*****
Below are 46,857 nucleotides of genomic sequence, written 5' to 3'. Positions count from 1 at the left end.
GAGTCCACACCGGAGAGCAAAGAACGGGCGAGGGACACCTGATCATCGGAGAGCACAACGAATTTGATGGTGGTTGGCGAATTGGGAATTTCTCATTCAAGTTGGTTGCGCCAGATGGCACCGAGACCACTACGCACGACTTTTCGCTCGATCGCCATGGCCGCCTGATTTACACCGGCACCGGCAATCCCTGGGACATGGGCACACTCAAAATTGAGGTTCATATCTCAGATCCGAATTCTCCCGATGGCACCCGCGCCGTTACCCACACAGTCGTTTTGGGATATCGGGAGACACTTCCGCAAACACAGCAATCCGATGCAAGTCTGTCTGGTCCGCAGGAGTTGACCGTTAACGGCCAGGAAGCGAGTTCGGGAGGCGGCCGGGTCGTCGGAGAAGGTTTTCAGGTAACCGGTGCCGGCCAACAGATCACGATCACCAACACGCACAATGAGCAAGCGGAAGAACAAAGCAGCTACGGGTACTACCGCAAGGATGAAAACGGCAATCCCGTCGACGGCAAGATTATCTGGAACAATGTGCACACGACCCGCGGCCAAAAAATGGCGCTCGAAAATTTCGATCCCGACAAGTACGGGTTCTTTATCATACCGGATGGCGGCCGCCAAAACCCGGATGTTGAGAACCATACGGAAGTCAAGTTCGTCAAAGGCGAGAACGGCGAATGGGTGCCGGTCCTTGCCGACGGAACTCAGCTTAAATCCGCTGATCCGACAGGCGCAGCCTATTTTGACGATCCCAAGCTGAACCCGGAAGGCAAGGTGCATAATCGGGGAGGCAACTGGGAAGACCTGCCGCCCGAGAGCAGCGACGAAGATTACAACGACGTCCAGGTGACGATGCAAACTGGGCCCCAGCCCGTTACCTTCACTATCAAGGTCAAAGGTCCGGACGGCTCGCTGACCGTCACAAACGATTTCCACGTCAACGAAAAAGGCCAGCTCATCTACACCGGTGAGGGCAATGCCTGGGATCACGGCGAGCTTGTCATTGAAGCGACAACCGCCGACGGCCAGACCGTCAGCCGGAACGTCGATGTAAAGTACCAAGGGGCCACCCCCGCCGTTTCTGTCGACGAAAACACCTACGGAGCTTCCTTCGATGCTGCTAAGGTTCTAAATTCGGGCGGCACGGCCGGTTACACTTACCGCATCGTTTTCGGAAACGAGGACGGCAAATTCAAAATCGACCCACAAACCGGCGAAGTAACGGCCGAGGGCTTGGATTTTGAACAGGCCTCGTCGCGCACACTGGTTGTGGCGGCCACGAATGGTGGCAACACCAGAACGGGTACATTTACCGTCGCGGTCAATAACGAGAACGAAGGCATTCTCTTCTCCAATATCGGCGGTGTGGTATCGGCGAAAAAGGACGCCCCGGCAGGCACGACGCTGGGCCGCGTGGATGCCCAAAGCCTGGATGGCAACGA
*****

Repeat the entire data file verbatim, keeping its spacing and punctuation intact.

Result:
Below are 46,857 nucleotides of genomic sequence, written 5' to 3'. Positions count from 1 at the left end.
GAGTCCACACCGGAGAGCAAAGAACGGGCGAGGGACACCTGATCATCGGAGAGCACAACGAATTTGATGGTGGTTGGCGAATTGGGAATTTCTCATTCAAGTTGGTTGCGCCAGATGGCACCGAGACCACTACGCACGACTTTTCGCTCGATCGCCATGGCCGCCTGATTTACACCGGCACCGGCAATCCCTGGGACATGGGCACACTCAAAATTGAGGTTCATATCTCAGATCCGAATTCTCCCGATGGCACCCGCGCCGTTACCCACACAGTCGTTTTGGGATATCGGGAGACACTTCCGCAAACACAGCAATCCGATGCAAGTCTGTCTGGTCCGCAGGAGTTGACCGTTAACGGCCAGGAAGCGAGTTCGGGAGGCGGCCGGGTCGTCGGAGAAGGTTTTCAGGTAACCGGTGCCGGCCAACAGATCACGATCACCAACACGCACAATGAGCAAGCGGAAGAACAAAGCAGCTACGGGTACTACCGCAAGGATGAAAACGGCAATCCCGTCGACGGCAAGATTATCTGGAACAATGTGCACACGACCCGCGGCCAAAAAATGGCGCTCGAAAATTTCGATCCCGACAAGTACGGGTTCTTTATCATACCGGATGGCGGCCGCCAAAACCCGGATGTTGAGAACCATACGGAAGTCAAGTTCGTCAAAGGCGAGAACGGCGAATGGGTGCCGGTCCTTGCCGACGGAACTCAGCTTAAATCCGCTGATCCGACAGGCGCAGCCTATTTTGACGATCCCAAGCTGAACCCGGAAGGCAAGGTGCATAATCGGGGAGGCAACTGGGAAGACCTGCCGCCCGAGAGCAGCGACGAAGATTACAACGACGTCCAGGTGACGATGCAAACTGGGCCCCAGCCCGTTACCTTCACTATCAAGGTCAAAGGTCCGGACGGCTCGCTGACCGTCACAAACGATTTCCACGTCAACGAAAAAGGCCAGCTCATCTACACCGGTGAGGGCAATGCCTGGGATCACGGCGAGCTTGTCATTGAAGCGACAACCGCCGACGGCCAGACCGTCAGCCGGAACGTCGATGTAAAGTACCAAGGGGCCACCCCCGCCGTTTCTGTCGACGAAAACACCTACGGAGCTTCCTTCGATGCTGCTAAGGTTCTAAATTCGGGCGGCACGGCCGGTTACACTTACCGCATCGTTTTCGGAAACGAGGACGGCAAATTCAAAATCGACCCACAAACCGGCGAAGTAACGGCCGAGGGCTTGGATTTTGAACAGGCCTCGTCGCGCACACTGGTTGTGGCGGCCACGAATGGTGGCAACACCAGAACGGGTACATTTACCGTCGCGGTCAATAACGAGAACGAAGGCATTCTCTTCTCCAATATCGGCGGTGTGGTATCGGCGAAAAAGGACGCCCCGGCAGGCACGACGCTGGGCCGCGTGGATGCCCAAAGCCTGGATGGCAACGA